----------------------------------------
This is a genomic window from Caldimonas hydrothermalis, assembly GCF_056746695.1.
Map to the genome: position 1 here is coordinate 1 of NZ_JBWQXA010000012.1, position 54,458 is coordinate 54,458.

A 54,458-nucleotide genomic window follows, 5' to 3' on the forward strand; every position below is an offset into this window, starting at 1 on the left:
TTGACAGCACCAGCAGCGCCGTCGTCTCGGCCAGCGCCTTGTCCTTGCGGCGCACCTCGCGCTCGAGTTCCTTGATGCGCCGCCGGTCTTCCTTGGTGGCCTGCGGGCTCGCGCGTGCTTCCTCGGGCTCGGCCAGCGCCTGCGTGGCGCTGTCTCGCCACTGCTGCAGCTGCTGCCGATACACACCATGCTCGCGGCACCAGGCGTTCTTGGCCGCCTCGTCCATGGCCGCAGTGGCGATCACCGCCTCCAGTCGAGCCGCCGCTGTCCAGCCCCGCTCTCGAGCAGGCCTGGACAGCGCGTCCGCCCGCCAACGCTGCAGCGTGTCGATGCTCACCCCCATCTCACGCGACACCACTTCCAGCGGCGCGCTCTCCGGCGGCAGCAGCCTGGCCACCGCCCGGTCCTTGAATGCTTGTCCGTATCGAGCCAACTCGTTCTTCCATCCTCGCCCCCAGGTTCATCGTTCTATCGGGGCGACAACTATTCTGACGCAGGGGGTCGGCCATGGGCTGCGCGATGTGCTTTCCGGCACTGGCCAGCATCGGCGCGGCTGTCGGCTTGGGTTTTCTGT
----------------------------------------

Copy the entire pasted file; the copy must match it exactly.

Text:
This is a genomic window from Caldimonas hydrothermalis, assembly GCF_056746695.1.
Map to the genome: position 1 here is coordinate 1 of NZ_JBWQXA010000012.1, position 54,458 is coordinate 54,458.

A 54,458-nucleotide genomic window follows, 5' to 3' on the forward strand; every position below is an offset into this window, starting at 1 on the left:
TTGACAGCACCAGCAGCGCCGTCGTCTCGGCCAGCGCCTTGTCCTTGCGGCGCACCTCGCGCTCGAGTTCCTTGATGCGCCGCCGGTCTTCCTTGGTGGCCTGCGGGCTCGCGCGTGCTTCCTCGGGCTCGGCCAGCGCCTGCGTGGCGCTGTCTCGCCACTGCTGCAGCTGCTGCCGATACACACCATGCTCGCGGCACCAGGCGTTCTTGGCCGCCTCGTCCATGGCCGCAGTGGCGATCACCGCCTCCAGTCGAGCCGCCGCTGTCCAGCCCCGCTCTCGAGCAGGCCTGGACAGCGCGTCCGCCCGCCAACGCTGCAGCGTGTCGATGCTCACCCCCATCTCACGCGACACCACTTCCAGCGGCGCGCTCTCCGGCGGCAGCAGCCTGGCCACCGCCCGGTCCTTGAATGCTTGTCCGTATCGAGCCAACTCGTTCTTCCATCCTCGCCCCCAGGTTCATCGTTCTATCGGGGCGACAACTATTCTGACGCAGGGGGTCGGCCATGGGCTGCGCGATGTGCTTTCCGGCACTGGCCAGCATCGGCGCGGCTGTCGGCTTGGGTTTTCTGT